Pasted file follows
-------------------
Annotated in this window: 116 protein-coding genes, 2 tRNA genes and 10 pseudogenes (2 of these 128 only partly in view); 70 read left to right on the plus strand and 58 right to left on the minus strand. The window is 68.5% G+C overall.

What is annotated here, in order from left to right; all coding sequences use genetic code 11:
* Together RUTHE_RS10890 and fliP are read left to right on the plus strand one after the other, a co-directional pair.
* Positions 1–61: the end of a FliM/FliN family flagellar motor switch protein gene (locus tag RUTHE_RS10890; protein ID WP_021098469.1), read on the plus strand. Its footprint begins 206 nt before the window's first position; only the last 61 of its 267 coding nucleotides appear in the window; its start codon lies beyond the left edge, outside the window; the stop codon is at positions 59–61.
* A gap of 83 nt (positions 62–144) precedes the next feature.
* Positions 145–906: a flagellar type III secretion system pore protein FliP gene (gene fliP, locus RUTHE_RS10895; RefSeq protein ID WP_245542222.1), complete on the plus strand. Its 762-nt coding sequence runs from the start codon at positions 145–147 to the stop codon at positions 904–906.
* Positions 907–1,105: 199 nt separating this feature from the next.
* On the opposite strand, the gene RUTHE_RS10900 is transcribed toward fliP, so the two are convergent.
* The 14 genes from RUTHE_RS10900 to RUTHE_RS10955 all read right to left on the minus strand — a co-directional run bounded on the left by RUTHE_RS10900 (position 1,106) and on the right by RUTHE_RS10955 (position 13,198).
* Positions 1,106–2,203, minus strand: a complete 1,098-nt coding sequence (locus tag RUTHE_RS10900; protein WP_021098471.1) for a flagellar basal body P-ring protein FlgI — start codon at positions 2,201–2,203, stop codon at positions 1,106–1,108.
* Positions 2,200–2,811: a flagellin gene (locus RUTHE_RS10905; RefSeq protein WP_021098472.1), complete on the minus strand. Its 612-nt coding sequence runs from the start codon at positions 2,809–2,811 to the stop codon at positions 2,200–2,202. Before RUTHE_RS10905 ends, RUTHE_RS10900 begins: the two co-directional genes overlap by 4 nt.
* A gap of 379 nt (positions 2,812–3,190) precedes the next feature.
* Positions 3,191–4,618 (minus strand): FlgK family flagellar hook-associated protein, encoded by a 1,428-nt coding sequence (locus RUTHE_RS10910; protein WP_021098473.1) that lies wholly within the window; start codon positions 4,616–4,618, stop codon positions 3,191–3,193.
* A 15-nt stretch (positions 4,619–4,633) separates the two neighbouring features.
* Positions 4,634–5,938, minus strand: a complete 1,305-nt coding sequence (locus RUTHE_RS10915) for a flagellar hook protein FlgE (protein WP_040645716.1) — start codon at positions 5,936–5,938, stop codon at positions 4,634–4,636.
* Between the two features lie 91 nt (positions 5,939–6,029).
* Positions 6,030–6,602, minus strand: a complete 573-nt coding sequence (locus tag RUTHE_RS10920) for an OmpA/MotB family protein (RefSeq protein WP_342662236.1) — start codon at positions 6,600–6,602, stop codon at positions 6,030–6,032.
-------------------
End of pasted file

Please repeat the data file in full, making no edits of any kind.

Annotated in this window: 116 protein-coding genes, 2 tRNA genes and 10 pseudogenes (2 of these 128 only partly in view); 70 read left to right on the plus strand and 58 right to left on the minus strand. The window is 68.5% G+C overall.

What is annotated here, in order from left to right; all coding sequences use genetic code 11:
* Together RUTHE_RS10890 and fliP are read left to right on the plus strand one after the other, a co-directional pair.
* Positions 1–61: the end of a FliM/FliN family flagellar motor switch protein gene (locus tag RUTHE_RS10890; protein ID WP_021098469.1), read on the plus strand. Its footprint begins 206 nt before the window's first position; only the last 61 of its 267 coding nucleotides appear in the window; its start codon lies beyond the left edge, outside the window; the stop codon is at positions 59–61.
* A gap of 83 nt (positions 62–144) precedes the next feature.
* Positions 145–906: a flagellar type III secretion system pore protein FliP gene (gene fliP, locus RUTHE_RS10895; RefSeq protein ID WP_245542222.1), complete on the plus strand. Its 762-nt coding sequence runs from the start codon at positions 145–147 to the stop codon at positions 904–906.
* Positions 907–1,105: 199 nt separating this feature from the next.
* On the opposite strand, the gene RUTHE_RS10900 is transcribed toward fliP, so the two are convergent.
* The 14 genes from RUTHE_RS10900 to RUTHE_RS10955 all read right to left on the minus strand — a co-directional run bounded on the left by RUTHE_RS10900 (position 1,106) and on the right by RUTHE_RS10955 (position 13,198).
* Positions 1,106–2,203, minus strand: a complete 1,098-nt coding sequence (locus tag RUTHE_RS10900; protein WP_021098471.1) for a flagellar basal body P-ring protein FlgI — start codon at positions 2,201–2,203, stop codon at positions 1,106–1,108.
* Positions 2,200–2,811: a flagellin gene (locus RUTHE_RS10905; RefSeq protein WP_021098472.1), complete on the minus strand. Its 612-nt coding sequence runs from the start codon at positions 2,809–2,811 to the stop codon at positions 2,200–2,202. Before RUTHE_RS10905 ends, RUTHE_RS10900 begins: the two co-directional genes overlap by 4 nt.
* A gap of 379 nt (positions 2,812–3,190) precedes the next feature.
* Positions 3,191–4,618 (minus strand): FlgK family flagellar hook-associated protein, encoded by a 1,428-nt coding sequence (locus RUTHE_RS10910; protein WP_021098473.1) that lies wholly within the window; start codon positions 4,616–4,618, stop codon positions 3,191–3,193.
* A 15-nt stretch (positions 4,619–4,633) separates the two neighbouring features.
* Positions 4,634–5,938, minus strand: a complete 1,305-nt coding sequence (locus RUTHE_RS10915) for a flagellar hook protein FlgE (protein WP_040645716.1) — start codon at positions 5,936–5,938, stop codon at positions 4,634–4,636.
* Between the two features lie 91 nt (positions 5,939–6,029).
* Positions 6,030–6,602, minus strand: a complete 573-nt coding sequence (locus tag RUTHE_RS10920) for an OmpA/MotB family protein (RefSeq protein WP_342662236.1) — start codon at positions 6,600–6,602, stop codon at positions 6,030–6,032.